While a multitude of industry-specific resources exist to equip you with the tools to help you reach your goals (books, lectures, classes, etc.), sometimes it pays to seek out alternatives. Matei Gavril, President and CEO of PRMediaOnline.com, recently wrote an article challenging entrepreneurs to look outside of the business bubble. He specifically encouraged entrepreneurs to examine other fields and find traits that can be beneficial to the entrepreneurial lifestyle

Here are five skills from different professions that entrepreneurs should emulate:

  1. Take risks—Surgeons

Medicine is a risky business. Surgeons are required to perform procedures that have a significant impact on a patient’s health, and may involve life-or-death situations. An essential trait for this profession is being an effective risk-taker, and learning to remove emotion from the equation. Similarly, entrepreneurs can learn to take calculated risks and think logically to solve their problems.

  1. Persistence—Athletes

An unavoidable element of business is failure; the key is how you deal with it. Athletes are exemplary models of persistence—they’re always striving to improve their performance and exhibit strong mental fortitude. As an entrepreneur, you shouldn’t let failure deter you from your business dreams. Instead, learn from your mistakes, improve, and be accepting of constructive criticism.

  1. Negotiating—Lawyers

A large portion of the job of an attorney is negotiating, a skill that’s essential to any entrepreneur. Whether you’re dealing with employee benefits or contracts with clients, you need to think like a lawyer, which means developing a game plan beforehand, demonstrating confidence and never showing signs of defeat.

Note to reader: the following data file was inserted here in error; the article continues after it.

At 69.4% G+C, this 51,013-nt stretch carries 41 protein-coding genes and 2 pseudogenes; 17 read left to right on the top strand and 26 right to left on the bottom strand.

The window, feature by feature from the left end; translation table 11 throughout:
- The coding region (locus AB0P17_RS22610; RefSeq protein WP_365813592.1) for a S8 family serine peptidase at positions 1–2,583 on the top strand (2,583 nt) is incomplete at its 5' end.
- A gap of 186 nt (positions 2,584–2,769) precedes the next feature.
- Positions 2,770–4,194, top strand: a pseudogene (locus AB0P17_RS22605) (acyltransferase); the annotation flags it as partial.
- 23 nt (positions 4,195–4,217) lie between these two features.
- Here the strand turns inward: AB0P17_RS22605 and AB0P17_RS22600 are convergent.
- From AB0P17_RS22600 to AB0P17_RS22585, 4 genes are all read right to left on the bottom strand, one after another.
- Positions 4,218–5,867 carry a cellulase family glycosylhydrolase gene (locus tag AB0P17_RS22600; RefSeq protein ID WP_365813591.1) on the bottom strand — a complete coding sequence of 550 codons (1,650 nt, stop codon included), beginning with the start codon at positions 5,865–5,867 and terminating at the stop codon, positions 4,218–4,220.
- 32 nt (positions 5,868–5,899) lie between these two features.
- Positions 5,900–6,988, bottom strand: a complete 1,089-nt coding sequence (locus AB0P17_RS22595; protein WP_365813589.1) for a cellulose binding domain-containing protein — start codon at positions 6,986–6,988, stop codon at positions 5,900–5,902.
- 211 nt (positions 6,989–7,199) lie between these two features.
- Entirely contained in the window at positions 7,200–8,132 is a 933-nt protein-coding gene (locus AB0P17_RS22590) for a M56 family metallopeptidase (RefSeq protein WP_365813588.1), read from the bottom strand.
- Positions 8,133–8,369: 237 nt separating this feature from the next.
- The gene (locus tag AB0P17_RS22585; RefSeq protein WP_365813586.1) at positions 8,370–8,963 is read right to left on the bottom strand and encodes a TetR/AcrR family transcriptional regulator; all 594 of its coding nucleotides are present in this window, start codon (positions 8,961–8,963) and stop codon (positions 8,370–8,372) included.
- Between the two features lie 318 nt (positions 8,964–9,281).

1. Problem-solving—Gamers

When obstacles seem overwhelming, it pays to take a cue from the gamer mindset. Gamers categorize their short-term objectives to help them achieve long-term goals, and come up with unique solutions. Above all, gamers stay motivated and attempt multiple methods of problem-solving.

  1. Explaining—Teachers

Business isn’t a one-person show—it requires coordinating with other like-minded individuals. A key to this collaboration is effective communication. Teachers know how to engage their audience and find innovative ways to deliver material. Likewise, you should make your material understandable to everyone by avoiding jargon. Additionally, know your audience and learn how to exhibit patience.

Every profession has its own unique challenges, and it’s beneficial for entrepreneurs to learn from others’ mistakes and successes and apply them to their own business mindset.